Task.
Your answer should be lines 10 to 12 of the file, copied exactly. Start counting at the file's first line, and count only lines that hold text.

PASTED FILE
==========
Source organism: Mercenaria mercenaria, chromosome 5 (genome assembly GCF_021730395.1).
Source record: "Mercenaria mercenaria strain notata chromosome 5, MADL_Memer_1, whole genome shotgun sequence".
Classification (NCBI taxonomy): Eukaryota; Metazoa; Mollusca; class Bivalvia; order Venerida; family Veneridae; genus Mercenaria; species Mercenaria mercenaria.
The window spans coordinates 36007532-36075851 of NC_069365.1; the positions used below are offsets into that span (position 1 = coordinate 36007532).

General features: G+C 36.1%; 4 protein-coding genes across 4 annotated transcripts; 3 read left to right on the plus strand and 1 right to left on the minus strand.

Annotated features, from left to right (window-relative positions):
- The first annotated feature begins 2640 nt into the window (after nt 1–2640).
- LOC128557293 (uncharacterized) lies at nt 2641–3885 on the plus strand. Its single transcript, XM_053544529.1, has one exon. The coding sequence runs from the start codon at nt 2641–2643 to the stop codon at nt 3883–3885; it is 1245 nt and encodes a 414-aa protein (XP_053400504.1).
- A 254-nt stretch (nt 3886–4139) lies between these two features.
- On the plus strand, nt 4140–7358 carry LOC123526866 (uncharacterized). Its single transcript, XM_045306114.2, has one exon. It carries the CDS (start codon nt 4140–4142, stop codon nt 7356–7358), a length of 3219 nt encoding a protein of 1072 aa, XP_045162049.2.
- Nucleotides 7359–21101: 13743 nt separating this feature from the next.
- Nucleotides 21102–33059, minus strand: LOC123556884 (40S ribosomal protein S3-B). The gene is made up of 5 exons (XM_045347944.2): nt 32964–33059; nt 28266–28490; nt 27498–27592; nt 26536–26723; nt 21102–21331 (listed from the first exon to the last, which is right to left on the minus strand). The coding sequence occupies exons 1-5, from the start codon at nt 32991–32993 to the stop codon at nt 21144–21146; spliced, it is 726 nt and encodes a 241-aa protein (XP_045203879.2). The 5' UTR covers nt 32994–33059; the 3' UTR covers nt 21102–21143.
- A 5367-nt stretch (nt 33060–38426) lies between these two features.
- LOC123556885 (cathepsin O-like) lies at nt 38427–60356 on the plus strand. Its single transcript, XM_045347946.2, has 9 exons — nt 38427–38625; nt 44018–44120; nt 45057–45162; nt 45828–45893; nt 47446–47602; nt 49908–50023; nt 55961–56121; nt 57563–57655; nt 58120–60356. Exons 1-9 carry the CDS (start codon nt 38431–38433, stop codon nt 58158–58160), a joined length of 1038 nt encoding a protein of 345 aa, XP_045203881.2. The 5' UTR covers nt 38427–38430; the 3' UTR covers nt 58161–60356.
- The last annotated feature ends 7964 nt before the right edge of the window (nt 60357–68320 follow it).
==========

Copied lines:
- On the plus strand, nt 4140–7358 carry LOC123526866 (uncharacterized). Its single transcript, XM_045306114.2, has one exon. It carries the CDS (start codon nt 4140–4142, stop codon nt 7356–7358), a length of 3219 nt encoding a protein of 1072 aa, XP_045162049.2.
- Nucleotides 7359–21101: 13743 nt separating this feature from the next.
- Nucleotides 21102–33059, minus strand: LOC123556884 (40S ribosomal protein S3-B). The gene is made up of 5 exons (XM_045347944.2): nt 32964–33059; nt 28266–28490; nt 27498–27592; nt 26536–26723; nt 21102–21331 (listed from the first exon to the last, which is right to left on the minus strand). The coding sequence occupies exons 1-5, from the start codon at nt 32991–32993 to the stop codon at nt 21144–21146; spliced, it is 726 nt and encodes a 241-aa protein (XP_045203879.2). The 5' UTR covers nt 32994–33059; the 3' UTR covers nt 21102–21143.